The main reason I say this is because several times, I have tried to keep a journal…always without success beyond a couple weeks. My life started a slow downward slope when I was eight. First, my Dad passed away and my younger sister and I were kept out of it. She and I have both felt some degree of resentment about that over the years. We are pretty close and have had many conversations about that time in our lives. We do understand the reasons things were done that way. Still, we sometimes have cause to think back on our early years and how our upbringing has affected us in various ways. Not too long after that loss, all the neighborhood kids were playing hide-and-seek one afternoon/early evening. When I made a mad dash to get back to the tree that was “home” and safety. I’m trying to remember-is that what it was called? I had been hiding behind a big tree right across the street from there. I looked both ways before I made that mad dash, but as I started crossing the street, a car came tearing around a corner nearby and the next thing I knew, I was laying on my back looking up at a lot of people staring down at me. Apparently, the driver didn’t stop at the stop sign before turning onto our street and hit me. That and a vague memory of rolling toward a driveway near my tree, are the only memories I have of the incident. Oh, I recall another sister yelling at the people hovering over me that she was my sister and to let her through. I was lucky..I had a few scrapes and a bruised hip and/or leg. I couldn’t walk for a couple of weeks, so poor Mom had to carry me up and down the stairs from the bedroom. The older girls bore the chore during the day. Finally, after a week, Mom made me take my dishes to the kitchen after dinner. She’d had enough, I suppose. I did it but it took me about a week to make it all of ten feet from my chair to the kitchen counter!! I remember thinking she was really mean to make me do that. But it turned out to be a wise decision for all concerned. I missed being outside with my friends and sisters, playing the many silly, but grand childhood games. I DID NOT play the one game for quite sometime, though. When I did play it again, I never chose a hiding place ACROSS the street. I got caught more often, but that was okay with me.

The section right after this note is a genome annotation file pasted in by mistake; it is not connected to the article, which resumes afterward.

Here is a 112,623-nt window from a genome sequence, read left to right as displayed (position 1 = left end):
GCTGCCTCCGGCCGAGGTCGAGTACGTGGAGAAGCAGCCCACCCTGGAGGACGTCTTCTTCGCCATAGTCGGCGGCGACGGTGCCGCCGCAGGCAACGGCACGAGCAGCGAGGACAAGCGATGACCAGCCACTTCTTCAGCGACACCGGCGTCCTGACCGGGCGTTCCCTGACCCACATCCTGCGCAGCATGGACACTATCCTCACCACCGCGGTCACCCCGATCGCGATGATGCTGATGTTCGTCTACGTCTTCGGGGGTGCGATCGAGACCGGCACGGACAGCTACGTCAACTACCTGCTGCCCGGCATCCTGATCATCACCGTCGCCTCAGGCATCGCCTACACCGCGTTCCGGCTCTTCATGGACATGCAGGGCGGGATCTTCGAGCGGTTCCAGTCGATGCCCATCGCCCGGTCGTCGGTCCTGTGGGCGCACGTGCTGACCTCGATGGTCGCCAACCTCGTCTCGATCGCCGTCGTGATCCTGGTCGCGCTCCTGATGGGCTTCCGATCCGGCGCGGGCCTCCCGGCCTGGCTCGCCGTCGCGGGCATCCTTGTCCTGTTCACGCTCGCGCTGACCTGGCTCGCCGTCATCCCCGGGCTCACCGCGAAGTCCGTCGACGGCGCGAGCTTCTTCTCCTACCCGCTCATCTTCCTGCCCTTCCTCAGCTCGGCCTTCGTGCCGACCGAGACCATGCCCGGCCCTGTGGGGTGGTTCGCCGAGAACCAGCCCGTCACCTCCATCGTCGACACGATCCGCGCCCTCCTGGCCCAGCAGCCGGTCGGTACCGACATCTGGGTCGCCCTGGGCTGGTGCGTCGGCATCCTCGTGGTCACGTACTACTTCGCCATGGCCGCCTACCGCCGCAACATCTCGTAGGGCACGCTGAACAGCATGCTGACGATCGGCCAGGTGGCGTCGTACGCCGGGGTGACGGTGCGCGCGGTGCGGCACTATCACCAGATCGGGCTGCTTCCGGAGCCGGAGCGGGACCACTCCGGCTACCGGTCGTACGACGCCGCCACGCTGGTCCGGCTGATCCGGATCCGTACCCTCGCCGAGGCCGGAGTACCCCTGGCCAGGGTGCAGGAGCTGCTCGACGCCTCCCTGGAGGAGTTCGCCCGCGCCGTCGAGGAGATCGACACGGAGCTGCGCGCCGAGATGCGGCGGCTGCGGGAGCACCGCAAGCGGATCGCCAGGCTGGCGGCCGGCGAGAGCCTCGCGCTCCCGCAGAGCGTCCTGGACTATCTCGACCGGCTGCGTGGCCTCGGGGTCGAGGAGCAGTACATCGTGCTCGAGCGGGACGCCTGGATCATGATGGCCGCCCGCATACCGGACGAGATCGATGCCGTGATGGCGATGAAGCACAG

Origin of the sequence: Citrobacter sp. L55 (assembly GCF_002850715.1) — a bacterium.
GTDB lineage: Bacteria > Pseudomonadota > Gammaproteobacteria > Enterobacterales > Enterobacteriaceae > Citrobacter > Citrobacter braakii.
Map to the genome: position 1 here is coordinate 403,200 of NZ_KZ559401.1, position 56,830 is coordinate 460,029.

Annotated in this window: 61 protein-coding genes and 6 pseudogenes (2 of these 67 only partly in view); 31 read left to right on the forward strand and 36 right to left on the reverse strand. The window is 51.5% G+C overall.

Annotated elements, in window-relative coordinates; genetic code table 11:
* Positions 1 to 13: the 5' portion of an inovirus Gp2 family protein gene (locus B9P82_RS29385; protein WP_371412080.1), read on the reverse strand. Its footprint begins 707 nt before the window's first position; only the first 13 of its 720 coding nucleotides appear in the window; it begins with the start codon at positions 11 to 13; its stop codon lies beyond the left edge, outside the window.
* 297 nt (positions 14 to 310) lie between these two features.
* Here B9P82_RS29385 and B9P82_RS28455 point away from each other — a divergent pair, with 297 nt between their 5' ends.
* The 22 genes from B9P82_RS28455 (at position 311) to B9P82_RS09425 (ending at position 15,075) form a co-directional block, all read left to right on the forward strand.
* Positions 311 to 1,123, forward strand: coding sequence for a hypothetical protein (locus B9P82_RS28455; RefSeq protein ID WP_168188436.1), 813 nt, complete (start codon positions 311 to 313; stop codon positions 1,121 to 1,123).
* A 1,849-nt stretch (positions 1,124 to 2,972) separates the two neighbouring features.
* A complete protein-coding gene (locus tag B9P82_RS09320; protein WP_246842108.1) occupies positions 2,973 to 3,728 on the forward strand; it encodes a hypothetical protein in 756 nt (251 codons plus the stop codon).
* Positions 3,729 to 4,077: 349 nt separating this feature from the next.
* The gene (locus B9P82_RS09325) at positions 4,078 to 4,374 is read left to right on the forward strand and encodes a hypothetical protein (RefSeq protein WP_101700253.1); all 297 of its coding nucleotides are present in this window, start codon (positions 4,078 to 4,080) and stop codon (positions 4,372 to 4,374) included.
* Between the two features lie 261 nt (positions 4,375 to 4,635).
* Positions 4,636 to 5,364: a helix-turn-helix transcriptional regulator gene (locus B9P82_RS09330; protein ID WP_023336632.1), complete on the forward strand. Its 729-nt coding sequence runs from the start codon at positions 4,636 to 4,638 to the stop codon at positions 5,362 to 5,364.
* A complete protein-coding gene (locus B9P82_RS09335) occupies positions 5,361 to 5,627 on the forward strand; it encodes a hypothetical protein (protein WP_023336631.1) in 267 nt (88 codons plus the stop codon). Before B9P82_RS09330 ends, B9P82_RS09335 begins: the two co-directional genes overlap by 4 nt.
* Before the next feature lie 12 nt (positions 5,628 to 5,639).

WOW!! Well. now you know why I refer to myself as a ‘motor-mouth’ or a ‘rambling gal’…I always manage to make a long story longer!!
    As I do with others, I thank you for putting up with my blathering!! LoL OY!!!
    Perhaps I should skip the idea of a blog and write the great American novel instead…ROFL or I might cry!!
    Off to watch a bit of TV, then to sleep. G’night, Linda…


  5. heimdalco May 27, 2016 at 6:20 am #

    Don’t sell yourself short. We all have stories to tell & I think yours would be an interesting blog. Most of my better entries come suddenly … when I see something or something unexpected happens & I write down my very individual take on the circumstances. You could do that, too & blog space on WordPress isn’t expensive …free, mostly, which is cool. Never, as you said, say never …